In this book, it means to make a decision. To choose. I realize that I’m playing with a loaded metaphor, that for many readers it has a spiritual meaning, crossing the boundary between living and the afterlife. But I wanted to complicate that trope, to explore the idea that not everything is as clearly delineated as life and death. The narrator has a friend who chose not to enter the town of Ruination, even though he showed her how to get there. But to choose sorrow and suffering can sometimes also mean to choose life, to choose continuing. Later poems in the book that deal with separation and divorce investigate the choice of cheating or not, leaving or not, connecting or not, knowing that no choice is all right or all wrong. But all choices create change and movement. All choices take us someplace different from where we were.

Many of the poems visually represent their subjects. “A Mechanistic Understanding of the Systems in Which It Works” looks as though it has a river running down it with a bridge in the middle, and “Once more, With Feeling” looks like the chaos and anxiety that the characters are facing as they take cover from a shooter. Can you speak a little about your formal choices? Are these deliberate formal decisions to reflect the content?

I am fascinated by form’s ability to be content, to shape the tone or direction or meaning of a poem just as a title or an image can. I love how form can slow a poem down or speed it up, how breaking a line here can disrupt a reader’s expectations but breaking the line there skirts hackneyed phrasing. 

I learn so much from other poets’ transformative use of form. “Once More, With Feeling”—which uses staggered, stuttered lines of six syllables each—borrows heavily from Aimee Nezhukumatathil’s “Overwinter” in the anthology Starting Today: 100 Poems for Obama’s First 100 Days. Aimee takes on the persona of an insect emerging after a long winter, and the lines mimic an insect’s staccato and frenetic energy while also slowing down the poem. I wanted to try a similar form to capture a similar energy, but darker, more disjointed and jagged. 

Concrete poetry is more challenging, and I like to play with the shape of white space. When I fail, I fail spectacularly. The form is redundant or pat or didactic. But good concrete poetry can be beautiful and evocative, and that’s what I try to achieve.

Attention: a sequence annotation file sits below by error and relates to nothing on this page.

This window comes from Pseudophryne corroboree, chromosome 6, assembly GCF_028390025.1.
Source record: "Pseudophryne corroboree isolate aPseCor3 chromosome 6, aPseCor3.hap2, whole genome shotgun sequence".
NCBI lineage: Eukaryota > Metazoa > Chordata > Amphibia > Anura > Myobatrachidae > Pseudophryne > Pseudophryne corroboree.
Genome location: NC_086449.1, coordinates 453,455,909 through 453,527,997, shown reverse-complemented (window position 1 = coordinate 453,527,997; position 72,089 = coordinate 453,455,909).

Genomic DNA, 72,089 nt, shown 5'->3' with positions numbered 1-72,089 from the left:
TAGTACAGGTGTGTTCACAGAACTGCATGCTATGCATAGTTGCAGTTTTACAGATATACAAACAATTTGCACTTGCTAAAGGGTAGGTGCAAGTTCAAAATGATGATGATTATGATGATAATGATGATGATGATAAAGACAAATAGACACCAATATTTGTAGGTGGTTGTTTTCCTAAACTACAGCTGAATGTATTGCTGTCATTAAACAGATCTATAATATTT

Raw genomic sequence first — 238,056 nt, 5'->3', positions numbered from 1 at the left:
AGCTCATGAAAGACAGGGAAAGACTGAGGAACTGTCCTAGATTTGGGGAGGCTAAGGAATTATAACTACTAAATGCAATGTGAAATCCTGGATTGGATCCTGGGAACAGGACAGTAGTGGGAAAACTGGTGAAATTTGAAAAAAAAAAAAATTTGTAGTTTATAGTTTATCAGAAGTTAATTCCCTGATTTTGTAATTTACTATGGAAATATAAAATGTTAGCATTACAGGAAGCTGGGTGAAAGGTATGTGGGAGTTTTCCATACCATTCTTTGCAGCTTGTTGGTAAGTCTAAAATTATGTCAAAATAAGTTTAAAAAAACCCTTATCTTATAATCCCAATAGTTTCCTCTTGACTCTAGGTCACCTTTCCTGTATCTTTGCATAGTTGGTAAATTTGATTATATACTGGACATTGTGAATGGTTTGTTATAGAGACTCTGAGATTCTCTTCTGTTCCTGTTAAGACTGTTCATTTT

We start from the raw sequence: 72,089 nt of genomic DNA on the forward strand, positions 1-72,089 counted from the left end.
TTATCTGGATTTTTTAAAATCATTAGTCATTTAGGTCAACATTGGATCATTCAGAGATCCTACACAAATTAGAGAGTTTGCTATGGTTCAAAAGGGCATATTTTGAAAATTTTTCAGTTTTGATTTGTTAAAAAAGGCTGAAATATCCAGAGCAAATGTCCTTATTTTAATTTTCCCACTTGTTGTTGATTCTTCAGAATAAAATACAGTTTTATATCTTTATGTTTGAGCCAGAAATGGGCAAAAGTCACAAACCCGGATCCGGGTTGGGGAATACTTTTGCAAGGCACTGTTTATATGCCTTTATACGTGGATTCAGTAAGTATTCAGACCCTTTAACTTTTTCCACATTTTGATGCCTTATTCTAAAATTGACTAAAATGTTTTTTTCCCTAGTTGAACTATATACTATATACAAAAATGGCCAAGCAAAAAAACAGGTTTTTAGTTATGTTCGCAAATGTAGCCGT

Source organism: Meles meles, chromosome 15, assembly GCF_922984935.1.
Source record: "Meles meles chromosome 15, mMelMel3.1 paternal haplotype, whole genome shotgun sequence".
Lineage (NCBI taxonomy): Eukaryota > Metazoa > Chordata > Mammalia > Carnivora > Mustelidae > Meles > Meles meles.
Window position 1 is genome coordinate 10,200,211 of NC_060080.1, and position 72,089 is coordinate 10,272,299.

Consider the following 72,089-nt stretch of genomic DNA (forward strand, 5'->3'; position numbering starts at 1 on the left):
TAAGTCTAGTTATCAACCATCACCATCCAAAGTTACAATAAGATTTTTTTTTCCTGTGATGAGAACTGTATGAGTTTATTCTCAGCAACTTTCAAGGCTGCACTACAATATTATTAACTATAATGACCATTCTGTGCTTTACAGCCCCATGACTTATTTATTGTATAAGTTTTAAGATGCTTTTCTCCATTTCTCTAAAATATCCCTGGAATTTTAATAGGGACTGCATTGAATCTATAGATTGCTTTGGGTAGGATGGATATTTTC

“AMERICAN PROVERB: What a Woman Doesn’t Know, She Imagines” ends with “One thing she knows though no / one told her. What we’ve lost is also / what we desire.” Would you say this is one overarching theme of the book? What do the poems say about the desires of women? 

I do think desire and loss are two sides of the same coin. As themes, they intersect, merge and collide throughout the book. In the poem “One Method of Avoidance,” I explore the idea that making a baby is one way to deal with the death of a loved one. I would never suggest this strategy in real life! But the poem gave me the chance to put sex and death right up against one another, to investigate that relationship.

There is a lot of mourning in the book, and I think I mean mourning when I say we desire what we’ve lost. That’s a very specific kind of desire, one that isn’t relegated to women. While some of the poems deal directly with women’s challenges—such as traditional domestic roles and historically-entrenched stereotypes, I believe many of the desires (and sorrows) in the book are universal. 

What were you reading while you were writing this book, and what are you reading now?

It’s hard to identify standout poets and authors over the eight years I was writing this book. There are so many who were influential. It’s easier to talk about what I’m reading right now. I’m a little obsessed with imaginary landscapes in poetry, especially dystopian or post-apocalyptic ones. I’m wondering if this will grow into a sub-genre of poetry, like sci-fi or fantasy in fiction. I have recently read/am currently reading/plan on reading: Katie Jean Shinkle’s Ruination, Rebecca Gayle Howell’s American Purgatory, Jennifer Foerster’s Leaving Tulsa, Claire Wahmanholm’s Wilder, Srikanth Reddy’s Underworld Lit; Rochelle Hurt’s The Rusted City, and Sabrina Orah Mark’s The Babies.

Erin Carlyle’s work has been featured in literary magazines such as Ruminate, Driftwood Press, and forthcoming in Prairie Schooner. Her chapbook, You Spit Hills and My Body, is published with Dancing Girl Press. She holds a MA in Literary and Textual Studies and an MFA in Poetry from Bowling Green State University.